Sunday, June 16, 2013

It's The Same (Great) Old Song

Dr. Tape is lucky enough to have friends (yes, more than one) who have interesting perks attached to them.  Golf at fancy clubs is common but others have the ability to get reservations at very exclusive restaurants or great seats to the hottest Broadway show.  By far the best perk is the one that comes with Danny.  Danny is a good representative of the human race.  He is involved in many worthwhile pursuits and philanthropic in many ways.

Danny's family has business dealing with the Songwriters Hall of Fame which has offices in LA and NY.  They hold their annual induction ceremonies at the Marriott Marquis in Times Square. It's quite the party. Danny's family always has two tables at the dinner and someone always drops out at the last minute.  Danny knows I keep my tuxedo ready to go and he can count on me to fill any voids.  This year was no exception.  He called on Tuesday for Thursday night.  I was in!! A major score.

This is the sixth or seventh one I have gone to and they are fabulous events.  You get to see great performances by famous people singing their own songs but also other peoples songs. Billy Joel, Elton John, Dolly Parton, Taylor Swift, John Legend, John Mayer, Hall and Oates, Don McLean, Dionne Warwick and Chaka Kahn are just some of the performers I have gotten to see. I also saw Stevie Wonder but he didn't see me.

You also get to see some bizarre stuff like the time Mary J. Blige forgot the words to a song (they are on the freaking teleprompter for God's sake) and walked off the stage midway through her performance. What would this year bring? I couldn't wait to find out.

Danny sent me a photo of the ticket that listed the inductees. There were some GREAT names. They included Elton John and Bernie Taupin, Mick Jones and Lou Gramm of Foreigner, Holly Knight, JD Souther and last but certainly not least Steven Tyler and Joe Perry of Aerosmith. I was stoked.

Thursday arrived and the time had come.  The ballroom was packed with music industry types and hot chicks.  I found Danny and his family, we had some drinks and got ready.  Danny's sister Jackie was there along with several of her friends. They heard that Steven Tyler was taking pictures and they ran off to see if they would take some with them.  They came back shrieking like teenagers.  I asked them if they got their pictures and one of them said "Even better, he felt us up!". Ahh, to be a rock god.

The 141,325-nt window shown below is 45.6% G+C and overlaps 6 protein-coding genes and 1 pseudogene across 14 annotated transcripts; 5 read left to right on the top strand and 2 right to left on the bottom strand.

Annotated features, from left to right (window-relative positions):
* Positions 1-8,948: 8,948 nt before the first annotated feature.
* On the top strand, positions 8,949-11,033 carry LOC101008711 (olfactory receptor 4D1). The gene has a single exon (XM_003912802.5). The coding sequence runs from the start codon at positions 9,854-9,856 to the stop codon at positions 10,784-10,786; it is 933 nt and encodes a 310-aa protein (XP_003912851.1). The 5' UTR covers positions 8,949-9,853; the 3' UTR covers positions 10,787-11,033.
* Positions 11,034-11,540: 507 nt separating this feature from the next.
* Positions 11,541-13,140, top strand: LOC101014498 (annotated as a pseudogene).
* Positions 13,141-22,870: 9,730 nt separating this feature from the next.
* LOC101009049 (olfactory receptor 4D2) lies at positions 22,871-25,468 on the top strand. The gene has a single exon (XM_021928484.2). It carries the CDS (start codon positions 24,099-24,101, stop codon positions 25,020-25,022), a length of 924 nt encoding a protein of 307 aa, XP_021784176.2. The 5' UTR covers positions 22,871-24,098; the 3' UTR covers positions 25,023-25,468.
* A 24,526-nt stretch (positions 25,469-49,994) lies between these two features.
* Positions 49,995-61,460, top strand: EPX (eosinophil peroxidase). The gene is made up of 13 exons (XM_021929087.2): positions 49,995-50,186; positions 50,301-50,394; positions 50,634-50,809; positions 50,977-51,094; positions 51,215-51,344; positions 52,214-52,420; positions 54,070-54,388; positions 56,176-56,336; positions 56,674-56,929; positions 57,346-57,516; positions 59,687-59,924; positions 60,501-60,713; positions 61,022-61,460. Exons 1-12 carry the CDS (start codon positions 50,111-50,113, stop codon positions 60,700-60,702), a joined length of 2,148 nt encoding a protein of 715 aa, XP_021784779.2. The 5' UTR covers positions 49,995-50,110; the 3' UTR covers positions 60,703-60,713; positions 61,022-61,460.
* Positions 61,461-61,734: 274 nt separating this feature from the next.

The show was amazing with performances by Sting, Petula Clark, Patty Smyth, Holly Knight, Jordin Sparks, and the sublime Alison Krauss.  But by far the best were Mick Jones/Lou Gramm and Mr. Touchy Feely/Joe Perry.

The guys from Foreigner sang "Juke Box Hero" that had everyone singing along.  They accepted their award and sang "I Want To Know What Love Is".  Amazingly good with great audience participation.  The only thing missing were the cigarette lighters. I have seen Foreigner several times and this was as good as they have ever been.

Tyler and Perry were going to be inducted next and Nickleback came out and sang "Sweet Emotion".  A great rendition that had that haunting quality to the title verse.  Steven and Joe accepted their award with Steven admitting that they got into songwriting to meet chicks.  Steven brought the point home by asking the crowd how many people had gotten laid the night before.  He didn't ask if they had to pay for it but the point was well taken. Then they took the stage and sang the ultimate Aerosmith song "Walk This Way".  People were dancing on chairs as he explained that it started with a little kiss like this.

Berry Gordy of Motown was the last to be honored with a Pioneer of Music award.  Smokey Robinson introduced him.  The night was winding down but Smokey was just getting started.  He went on and on and on to the point that they were flashing on the teleprompter to wrap things up. He finally introduced Berry who was grateful and brief.  Then the finale came on.  The cast of the Broadway show Motown came out and performed a medley of songs from all the great Motown acts.  It was kind of like one of those Time-Life music collection commercials. I was ready to buy the boxed set but they didn't flash the 800 number. Then it was out the door until next year.

The piece de resistance occurred on the way out.  I was riding down the escalator and I happened to turn around.  One of the white hot chicks was several stairs above me.  She was wearing a dress that had less fabric than a man's handkerchief and she had gone commando. The view was stellar. A perfect end to a perfect evening.

Seeing Smokey Robinson reminded me of another music industry dinner that honored my cousin and music industry legend Charles Koppleman for raising a boatload of money for the TJ Martell Foundation.  For those of you poker buffs out there Charlie's son Brian (my second cousin) wrote Rounders. Anyway after all the speeches Smokey came out to entertain the crowd and a couple at the next table asked me who he was.  I was a little taken aback that people in the music industry wouldn't know who Smokey Robinson is but I guess it takes all types.

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“Without music, life would be a mistake.” -- Friedrich Nietzsche

“Play it fuckin' loud!” --  Bob Dylan

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